Reading Cooperative Bank (RCB) is partnering with fintech ZSuite Technologies to launch ZEscrow, an automated commercial escrow solution, and ZRent, an automated payment collection tool. Escrow, trust and “for the benefit of” (FBO) accounts have long been pain points for banks, requiring manual account opening and management processes, ZSuite Technologies Chief Executive Nathan Baumeister told […]

FinovateFall 2022 Sneak Peek: AbleAI

A look at the companies demoing at FinovateFall in New York on September 12 and 13. Register today and save your spot.

Able collects information and processes it. Commercial lenders use Able to quickly collect details from borrowers, streamline the loan process, and book loans faster.


  • Fewer resources per loan
  • Faster processing times
  • Better experience for everyone

Why it’s great

Able uses AI to streamline commercial loan processing.


Diego Represas, Founder
Diego Represas is the Co-Founder and Head of Able. Before founding Able, Represas led the development of AI products at Digit, a popular mobile app used by millions of consumers to automate saving.

FinovateFall 2022 Sneak Peek: Deposits

A look at the companies demoing at FinovateFall in New York on September 12 and 13. Register today and save your spot.

Deposits offers banks, brands, and communities an easy, low-code solution for financial experiences like payments, mobile apps, and lending — whether they can program or not.


  • Use Deposits’ bank office to set up a program easily
  • Manage program and set up controls in one place
  • Easily KYC customers

Why it’s great

Deposits wants to demonstrate the future of finance and plug-n-play finance, plus reach lenders with no-coding experience and who have a community to serve.


Joseph Akintolayo, CEO & Founder
Joseph Akintolayo is actively shaping the future of technology by creating ethical products that solve complex problems in fintech, government and social enterprise.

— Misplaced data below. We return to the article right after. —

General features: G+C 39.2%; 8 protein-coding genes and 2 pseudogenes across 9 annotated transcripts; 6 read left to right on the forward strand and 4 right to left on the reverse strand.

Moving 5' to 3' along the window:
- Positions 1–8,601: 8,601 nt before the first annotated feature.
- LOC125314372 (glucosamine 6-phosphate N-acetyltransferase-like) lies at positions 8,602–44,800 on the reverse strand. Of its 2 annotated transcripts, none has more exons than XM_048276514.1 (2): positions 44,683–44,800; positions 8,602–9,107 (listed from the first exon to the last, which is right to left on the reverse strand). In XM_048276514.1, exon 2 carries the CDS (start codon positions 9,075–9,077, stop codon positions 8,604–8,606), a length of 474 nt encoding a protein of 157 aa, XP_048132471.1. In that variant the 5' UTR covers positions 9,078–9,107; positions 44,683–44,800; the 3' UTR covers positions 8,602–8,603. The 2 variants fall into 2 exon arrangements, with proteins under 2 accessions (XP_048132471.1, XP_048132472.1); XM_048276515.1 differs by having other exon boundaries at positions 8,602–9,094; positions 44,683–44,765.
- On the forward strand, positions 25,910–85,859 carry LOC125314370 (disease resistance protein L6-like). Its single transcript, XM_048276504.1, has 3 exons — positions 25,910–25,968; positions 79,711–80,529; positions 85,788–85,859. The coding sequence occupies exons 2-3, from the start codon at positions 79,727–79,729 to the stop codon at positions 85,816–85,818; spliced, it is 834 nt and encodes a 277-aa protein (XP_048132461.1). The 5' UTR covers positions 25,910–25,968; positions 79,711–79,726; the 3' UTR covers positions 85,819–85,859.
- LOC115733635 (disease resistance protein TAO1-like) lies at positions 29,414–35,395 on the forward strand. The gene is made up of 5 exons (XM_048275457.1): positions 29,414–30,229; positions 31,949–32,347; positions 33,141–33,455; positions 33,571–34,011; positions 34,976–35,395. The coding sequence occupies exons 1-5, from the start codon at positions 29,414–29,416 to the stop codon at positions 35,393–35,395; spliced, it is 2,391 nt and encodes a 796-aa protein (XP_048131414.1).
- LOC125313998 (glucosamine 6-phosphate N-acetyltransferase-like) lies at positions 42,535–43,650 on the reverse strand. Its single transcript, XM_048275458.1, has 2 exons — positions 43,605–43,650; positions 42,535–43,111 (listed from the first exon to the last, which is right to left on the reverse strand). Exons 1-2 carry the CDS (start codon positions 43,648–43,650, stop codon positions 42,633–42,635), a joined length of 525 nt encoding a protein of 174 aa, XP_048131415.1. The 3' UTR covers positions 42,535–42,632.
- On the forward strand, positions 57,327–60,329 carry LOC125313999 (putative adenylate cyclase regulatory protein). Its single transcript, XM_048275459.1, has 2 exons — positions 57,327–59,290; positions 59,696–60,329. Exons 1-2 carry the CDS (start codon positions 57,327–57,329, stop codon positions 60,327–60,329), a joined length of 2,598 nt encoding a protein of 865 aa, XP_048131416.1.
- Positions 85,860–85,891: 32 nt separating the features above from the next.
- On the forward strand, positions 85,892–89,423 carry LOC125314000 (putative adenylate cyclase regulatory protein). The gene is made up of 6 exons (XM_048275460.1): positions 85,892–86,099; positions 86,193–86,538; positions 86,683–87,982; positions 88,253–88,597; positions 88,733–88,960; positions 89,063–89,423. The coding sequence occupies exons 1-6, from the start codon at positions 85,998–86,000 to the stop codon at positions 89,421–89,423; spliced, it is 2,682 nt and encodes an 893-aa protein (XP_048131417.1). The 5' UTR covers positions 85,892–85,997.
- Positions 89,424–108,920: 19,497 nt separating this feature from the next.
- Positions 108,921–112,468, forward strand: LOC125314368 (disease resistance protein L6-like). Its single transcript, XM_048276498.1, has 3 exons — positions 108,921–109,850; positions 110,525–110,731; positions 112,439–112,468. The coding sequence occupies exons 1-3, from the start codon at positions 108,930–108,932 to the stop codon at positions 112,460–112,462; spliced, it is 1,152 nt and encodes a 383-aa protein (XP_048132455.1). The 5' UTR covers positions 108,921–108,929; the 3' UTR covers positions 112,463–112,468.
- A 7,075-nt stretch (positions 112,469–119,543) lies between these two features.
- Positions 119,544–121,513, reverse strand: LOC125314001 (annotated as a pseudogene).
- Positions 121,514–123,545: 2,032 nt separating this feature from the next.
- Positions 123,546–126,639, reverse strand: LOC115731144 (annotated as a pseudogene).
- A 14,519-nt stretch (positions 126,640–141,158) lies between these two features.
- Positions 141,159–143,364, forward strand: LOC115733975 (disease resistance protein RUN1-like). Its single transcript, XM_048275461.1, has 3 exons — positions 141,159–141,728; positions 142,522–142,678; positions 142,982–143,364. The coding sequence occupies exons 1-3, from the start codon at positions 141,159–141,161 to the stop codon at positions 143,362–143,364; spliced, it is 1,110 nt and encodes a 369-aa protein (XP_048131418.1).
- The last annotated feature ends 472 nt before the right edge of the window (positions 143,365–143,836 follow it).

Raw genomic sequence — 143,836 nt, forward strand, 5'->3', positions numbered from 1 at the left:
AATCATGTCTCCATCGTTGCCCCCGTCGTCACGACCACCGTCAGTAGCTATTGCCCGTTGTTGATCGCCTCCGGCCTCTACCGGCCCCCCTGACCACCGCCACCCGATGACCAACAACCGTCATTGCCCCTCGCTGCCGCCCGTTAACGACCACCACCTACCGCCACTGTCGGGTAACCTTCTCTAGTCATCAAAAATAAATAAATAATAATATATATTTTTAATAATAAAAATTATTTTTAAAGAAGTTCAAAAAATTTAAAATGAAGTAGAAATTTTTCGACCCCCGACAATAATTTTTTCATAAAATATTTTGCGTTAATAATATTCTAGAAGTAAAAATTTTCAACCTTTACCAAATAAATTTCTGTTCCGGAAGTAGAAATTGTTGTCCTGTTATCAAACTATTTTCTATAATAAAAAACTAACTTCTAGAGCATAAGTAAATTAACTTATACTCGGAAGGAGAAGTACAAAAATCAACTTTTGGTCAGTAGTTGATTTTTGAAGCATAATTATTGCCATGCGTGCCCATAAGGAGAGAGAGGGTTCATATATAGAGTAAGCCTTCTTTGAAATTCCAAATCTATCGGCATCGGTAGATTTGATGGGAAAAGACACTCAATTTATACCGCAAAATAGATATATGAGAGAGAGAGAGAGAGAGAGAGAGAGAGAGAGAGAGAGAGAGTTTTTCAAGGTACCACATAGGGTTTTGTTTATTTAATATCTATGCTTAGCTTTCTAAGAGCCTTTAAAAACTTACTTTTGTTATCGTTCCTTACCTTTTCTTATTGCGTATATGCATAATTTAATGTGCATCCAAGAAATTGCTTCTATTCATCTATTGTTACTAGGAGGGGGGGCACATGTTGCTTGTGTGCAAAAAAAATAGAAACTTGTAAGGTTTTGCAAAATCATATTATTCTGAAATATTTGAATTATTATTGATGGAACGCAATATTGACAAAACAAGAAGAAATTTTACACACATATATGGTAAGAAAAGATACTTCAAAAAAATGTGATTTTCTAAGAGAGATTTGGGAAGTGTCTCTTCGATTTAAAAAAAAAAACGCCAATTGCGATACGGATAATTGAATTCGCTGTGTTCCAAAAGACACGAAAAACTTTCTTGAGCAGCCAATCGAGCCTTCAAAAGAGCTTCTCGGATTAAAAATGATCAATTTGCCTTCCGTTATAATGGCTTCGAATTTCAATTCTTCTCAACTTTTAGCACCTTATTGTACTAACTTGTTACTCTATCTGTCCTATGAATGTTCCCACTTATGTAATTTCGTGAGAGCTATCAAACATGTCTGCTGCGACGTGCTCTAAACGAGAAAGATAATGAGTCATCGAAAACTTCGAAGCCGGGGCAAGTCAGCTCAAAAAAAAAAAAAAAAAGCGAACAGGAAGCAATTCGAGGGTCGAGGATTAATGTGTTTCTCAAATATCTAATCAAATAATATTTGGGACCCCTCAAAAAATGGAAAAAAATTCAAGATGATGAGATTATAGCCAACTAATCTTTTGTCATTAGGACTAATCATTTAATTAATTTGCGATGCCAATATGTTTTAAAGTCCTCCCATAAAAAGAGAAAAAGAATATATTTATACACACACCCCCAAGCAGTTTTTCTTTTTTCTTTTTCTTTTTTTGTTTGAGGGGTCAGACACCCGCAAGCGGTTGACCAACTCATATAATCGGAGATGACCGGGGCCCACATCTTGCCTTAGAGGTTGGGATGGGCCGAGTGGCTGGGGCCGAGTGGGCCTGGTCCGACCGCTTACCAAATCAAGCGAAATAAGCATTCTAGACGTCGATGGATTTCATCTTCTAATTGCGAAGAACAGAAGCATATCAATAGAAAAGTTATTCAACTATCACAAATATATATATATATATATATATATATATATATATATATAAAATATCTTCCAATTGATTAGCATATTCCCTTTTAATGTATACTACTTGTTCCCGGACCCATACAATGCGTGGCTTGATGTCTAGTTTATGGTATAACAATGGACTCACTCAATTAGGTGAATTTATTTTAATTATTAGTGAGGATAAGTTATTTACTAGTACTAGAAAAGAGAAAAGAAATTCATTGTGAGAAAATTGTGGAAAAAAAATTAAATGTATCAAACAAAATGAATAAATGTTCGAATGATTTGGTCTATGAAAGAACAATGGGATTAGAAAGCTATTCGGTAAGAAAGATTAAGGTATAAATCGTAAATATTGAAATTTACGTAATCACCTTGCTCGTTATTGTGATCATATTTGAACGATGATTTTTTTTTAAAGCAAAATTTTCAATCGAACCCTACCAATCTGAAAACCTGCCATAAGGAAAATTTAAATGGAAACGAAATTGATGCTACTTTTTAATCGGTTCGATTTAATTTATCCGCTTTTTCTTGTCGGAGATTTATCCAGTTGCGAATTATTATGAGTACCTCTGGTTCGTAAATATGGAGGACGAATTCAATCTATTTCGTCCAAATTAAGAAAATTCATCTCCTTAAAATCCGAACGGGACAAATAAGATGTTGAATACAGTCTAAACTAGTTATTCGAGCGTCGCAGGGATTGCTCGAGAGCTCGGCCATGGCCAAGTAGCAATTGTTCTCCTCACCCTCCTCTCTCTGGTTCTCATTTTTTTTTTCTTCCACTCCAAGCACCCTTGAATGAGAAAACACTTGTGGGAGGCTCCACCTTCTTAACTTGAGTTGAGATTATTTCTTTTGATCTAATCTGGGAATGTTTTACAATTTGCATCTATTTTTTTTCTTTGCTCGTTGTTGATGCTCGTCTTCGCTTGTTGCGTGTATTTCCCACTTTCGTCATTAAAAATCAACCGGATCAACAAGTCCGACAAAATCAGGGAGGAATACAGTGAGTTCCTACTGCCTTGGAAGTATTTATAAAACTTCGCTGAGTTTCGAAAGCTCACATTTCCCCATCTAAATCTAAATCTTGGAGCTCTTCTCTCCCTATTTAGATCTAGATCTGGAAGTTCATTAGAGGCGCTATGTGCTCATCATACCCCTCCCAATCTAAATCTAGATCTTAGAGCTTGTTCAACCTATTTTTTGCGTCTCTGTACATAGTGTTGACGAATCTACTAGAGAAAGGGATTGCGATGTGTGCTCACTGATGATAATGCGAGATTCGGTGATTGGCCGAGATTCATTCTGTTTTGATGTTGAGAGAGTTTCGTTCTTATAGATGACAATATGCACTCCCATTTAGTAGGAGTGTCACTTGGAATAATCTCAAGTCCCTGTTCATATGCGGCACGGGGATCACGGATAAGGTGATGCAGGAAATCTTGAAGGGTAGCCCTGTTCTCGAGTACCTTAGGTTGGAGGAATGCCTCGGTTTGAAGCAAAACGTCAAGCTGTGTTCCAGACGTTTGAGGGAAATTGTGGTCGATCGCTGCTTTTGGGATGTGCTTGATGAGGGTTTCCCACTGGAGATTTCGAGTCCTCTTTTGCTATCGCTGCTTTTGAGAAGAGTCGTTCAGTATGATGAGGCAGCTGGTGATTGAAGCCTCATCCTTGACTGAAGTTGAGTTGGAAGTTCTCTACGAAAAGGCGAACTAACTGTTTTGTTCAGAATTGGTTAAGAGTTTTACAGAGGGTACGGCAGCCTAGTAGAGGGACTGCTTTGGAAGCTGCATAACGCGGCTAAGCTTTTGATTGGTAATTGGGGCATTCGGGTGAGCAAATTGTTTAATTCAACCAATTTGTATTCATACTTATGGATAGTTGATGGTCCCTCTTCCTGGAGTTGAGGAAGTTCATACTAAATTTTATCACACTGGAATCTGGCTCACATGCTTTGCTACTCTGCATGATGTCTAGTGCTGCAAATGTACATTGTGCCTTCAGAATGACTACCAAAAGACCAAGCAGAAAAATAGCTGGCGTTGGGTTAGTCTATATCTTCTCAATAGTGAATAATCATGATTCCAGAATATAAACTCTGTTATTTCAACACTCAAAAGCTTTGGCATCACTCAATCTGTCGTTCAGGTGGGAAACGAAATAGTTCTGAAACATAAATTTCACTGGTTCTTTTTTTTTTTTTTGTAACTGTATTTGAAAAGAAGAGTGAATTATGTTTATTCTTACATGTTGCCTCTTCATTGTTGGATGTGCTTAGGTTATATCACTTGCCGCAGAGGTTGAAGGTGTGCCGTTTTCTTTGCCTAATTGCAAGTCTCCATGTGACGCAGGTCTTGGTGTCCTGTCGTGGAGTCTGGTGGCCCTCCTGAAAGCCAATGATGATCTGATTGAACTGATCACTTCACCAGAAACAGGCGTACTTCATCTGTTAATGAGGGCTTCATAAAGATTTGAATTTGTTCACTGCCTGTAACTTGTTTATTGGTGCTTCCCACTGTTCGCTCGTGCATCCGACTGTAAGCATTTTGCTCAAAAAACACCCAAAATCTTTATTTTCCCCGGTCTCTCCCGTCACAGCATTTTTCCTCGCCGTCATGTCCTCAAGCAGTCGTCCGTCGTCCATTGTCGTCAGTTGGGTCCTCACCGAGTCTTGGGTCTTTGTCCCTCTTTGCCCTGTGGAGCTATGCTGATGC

Samuel Ailemen, Director of Mobile and Identity
As a software engineer who loves research, Samuel Aileman solves real-world problems using new technologies.

Cash is king for South African banks planning digital transition

South African banks see physical money remaining key to their business as almost a third of their customers aren’t ready to go cashless, according to a survey. While 86% of people already use digital banking, almost all customers said they still withdraw cash at least once a month to meet various needs, according to the […]

Lessons learned from Cash App breach

Peer-to-peer payments tool Cash App and its parent company, Block, failed to take necessary precautions to protect the data of 8.2 million customers after a former employee downloaded their information without authorization, according to a class action lawsuit filed last week. The Cash App breach, which occurred in December 2021, points to the importance of […]

Banks turn to fintechs for middleware technology

Choice Bank is leveraging fintech partnerships in order to format and move information between datasets using middleware technology and APIs. The ability for a bank to expand its digital footprint while managing back-end processes is paramount and has become simpler and less costly through the use of APIs and middleware — a type of software […]

4 Things Consumers Expect from a Payments System

Consumers are empowered to do almost everything themselves online or via mobile—from comparing prices to checking in at the airport. Where there’s a will, consumers want a way, and that includes procuring their own customer service in the fastest, most convenient way possible. Here are a few things your financial institution can do to ensure you are meeting today’s consumer preferences and needs.